PAINTING CHURCHES
Playhouse Theatre, London WC2
Opened 22 January, 1992

Successful portraitist Mags Church visits her parents (father once a major poet, mother still a major pain) as they're moving out of their Boston apartment for the Cape; she paints them; miraculously, they like it. "They like it!" gasps Mags. Repeatedly.

There is a strain of lament for going doddering into that good night, but it gets pressed flat between strangled poeticism and flaccid Boston Brahmin sitcom. Sudden alteration doesn't amount to structure, and invoking thoughts about one's own family relationships is a meagre substitute for evoking response to the play itself.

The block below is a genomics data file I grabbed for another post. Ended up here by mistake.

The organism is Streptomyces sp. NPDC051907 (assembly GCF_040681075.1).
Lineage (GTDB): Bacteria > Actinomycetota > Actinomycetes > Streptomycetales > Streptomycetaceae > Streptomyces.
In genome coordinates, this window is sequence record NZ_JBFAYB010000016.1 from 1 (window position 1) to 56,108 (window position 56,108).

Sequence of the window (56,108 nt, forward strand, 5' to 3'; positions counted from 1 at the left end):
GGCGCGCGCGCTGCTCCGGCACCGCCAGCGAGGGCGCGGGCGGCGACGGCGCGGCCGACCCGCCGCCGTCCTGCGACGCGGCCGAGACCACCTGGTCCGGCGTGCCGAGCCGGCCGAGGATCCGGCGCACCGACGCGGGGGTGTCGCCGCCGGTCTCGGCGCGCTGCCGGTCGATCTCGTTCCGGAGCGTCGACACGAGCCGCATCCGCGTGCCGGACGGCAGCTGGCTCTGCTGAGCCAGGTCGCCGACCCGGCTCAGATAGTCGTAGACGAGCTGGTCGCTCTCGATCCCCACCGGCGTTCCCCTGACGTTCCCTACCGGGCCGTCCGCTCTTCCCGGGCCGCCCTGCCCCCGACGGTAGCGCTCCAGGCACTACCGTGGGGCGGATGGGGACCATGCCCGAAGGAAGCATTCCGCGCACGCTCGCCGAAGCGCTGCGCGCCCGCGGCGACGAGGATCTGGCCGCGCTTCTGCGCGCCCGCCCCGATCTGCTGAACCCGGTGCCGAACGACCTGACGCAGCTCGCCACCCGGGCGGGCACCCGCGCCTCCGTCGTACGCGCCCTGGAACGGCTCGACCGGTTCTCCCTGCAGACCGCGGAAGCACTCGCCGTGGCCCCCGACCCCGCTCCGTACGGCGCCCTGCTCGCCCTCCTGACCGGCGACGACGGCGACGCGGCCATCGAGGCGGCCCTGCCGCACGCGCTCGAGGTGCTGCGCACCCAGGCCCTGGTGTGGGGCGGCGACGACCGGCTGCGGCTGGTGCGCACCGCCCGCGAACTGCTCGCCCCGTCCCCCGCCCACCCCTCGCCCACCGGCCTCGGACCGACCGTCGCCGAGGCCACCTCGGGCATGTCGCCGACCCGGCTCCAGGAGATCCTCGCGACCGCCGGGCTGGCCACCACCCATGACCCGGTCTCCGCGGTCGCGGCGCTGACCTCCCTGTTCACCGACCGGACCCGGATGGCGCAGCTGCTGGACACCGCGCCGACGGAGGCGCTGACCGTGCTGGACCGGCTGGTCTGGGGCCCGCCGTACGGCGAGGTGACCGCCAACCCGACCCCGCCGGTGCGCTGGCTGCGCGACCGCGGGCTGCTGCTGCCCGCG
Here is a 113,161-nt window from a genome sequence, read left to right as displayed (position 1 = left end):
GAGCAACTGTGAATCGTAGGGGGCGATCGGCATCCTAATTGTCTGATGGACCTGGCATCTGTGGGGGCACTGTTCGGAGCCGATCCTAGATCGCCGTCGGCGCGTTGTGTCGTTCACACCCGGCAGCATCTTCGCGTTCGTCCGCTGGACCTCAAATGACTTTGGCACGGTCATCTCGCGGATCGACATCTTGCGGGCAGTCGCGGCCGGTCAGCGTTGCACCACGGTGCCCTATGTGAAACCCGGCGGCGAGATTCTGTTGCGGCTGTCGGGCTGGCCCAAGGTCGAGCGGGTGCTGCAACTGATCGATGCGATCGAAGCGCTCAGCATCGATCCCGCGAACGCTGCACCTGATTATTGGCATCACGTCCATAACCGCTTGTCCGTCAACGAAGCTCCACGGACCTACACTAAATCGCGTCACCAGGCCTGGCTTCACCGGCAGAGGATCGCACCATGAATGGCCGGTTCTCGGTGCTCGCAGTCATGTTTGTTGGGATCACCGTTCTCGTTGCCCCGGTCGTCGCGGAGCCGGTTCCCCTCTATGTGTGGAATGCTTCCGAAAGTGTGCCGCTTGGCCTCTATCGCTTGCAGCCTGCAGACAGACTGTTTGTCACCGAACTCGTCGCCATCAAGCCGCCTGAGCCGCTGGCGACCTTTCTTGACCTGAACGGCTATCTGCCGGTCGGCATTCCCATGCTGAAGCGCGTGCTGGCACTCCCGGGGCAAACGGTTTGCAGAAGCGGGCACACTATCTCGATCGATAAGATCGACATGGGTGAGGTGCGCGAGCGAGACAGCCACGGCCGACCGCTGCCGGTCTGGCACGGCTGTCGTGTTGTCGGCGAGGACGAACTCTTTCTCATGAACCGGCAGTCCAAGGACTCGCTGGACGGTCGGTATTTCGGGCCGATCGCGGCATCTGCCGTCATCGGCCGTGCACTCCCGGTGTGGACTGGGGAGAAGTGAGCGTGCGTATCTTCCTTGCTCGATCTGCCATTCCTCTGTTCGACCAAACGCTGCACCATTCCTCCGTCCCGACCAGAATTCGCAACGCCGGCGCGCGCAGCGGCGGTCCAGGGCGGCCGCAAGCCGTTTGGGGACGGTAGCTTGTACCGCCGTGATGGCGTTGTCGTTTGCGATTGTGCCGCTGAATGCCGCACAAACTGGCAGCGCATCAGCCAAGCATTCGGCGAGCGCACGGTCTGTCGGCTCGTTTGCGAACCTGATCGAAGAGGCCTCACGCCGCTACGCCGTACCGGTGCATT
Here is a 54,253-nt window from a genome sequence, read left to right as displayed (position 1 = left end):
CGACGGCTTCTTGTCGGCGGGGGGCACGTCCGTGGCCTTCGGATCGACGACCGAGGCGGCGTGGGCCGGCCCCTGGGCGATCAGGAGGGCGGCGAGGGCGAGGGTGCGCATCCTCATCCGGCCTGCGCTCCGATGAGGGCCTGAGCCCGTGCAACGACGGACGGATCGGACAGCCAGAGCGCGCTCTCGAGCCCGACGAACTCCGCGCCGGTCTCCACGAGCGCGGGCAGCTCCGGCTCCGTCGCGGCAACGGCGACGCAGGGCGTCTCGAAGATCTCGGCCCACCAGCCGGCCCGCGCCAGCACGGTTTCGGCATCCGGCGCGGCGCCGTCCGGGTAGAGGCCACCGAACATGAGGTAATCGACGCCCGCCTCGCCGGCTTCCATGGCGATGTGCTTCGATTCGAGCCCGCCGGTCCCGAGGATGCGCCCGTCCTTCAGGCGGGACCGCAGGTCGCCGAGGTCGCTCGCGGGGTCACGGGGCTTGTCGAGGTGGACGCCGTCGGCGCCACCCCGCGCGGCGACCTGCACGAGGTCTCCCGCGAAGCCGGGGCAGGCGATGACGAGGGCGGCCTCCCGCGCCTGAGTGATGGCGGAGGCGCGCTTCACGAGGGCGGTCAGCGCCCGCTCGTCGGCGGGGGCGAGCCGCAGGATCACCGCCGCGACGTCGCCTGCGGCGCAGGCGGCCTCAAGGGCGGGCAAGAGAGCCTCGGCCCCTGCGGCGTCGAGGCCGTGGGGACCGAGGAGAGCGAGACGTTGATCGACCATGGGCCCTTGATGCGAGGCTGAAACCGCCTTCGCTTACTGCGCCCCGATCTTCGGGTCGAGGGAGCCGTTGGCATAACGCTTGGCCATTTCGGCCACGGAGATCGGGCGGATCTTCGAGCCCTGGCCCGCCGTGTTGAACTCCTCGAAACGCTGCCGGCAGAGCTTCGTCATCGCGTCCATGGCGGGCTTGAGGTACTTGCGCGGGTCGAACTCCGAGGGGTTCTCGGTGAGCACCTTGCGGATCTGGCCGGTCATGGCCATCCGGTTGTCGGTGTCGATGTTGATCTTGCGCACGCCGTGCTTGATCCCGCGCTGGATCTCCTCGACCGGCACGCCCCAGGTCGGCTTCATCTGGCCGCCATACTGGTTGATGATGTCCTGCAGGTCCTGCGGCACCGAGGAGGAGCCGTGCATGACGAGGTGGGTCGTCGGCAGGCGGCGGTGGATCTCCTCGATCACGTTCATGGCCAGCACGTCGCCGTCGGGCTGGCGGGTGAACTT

Leslie Phillips now makes a wonderful High Court judge, but a poor Robert Lowell; Siân Phillips has played so many steely women that the iron has entered her soul she gets through her part, no more; Josie Lawrence lacks the subtlety and depth she displays in the Munchies commercial. These Churches need stripping of a great deal of lead. Patrick Sandford fails to do so; he doesn't direct with a close eye possibly he doesn't direct from the same postal district. But there's a happy ending. Yes, life often draws to a spare, undignified close, but in the meantime it's too short for evenings like this.

Written for City Limits magazine.

Copyright © Ian Shuttleworth; all rights reserved.

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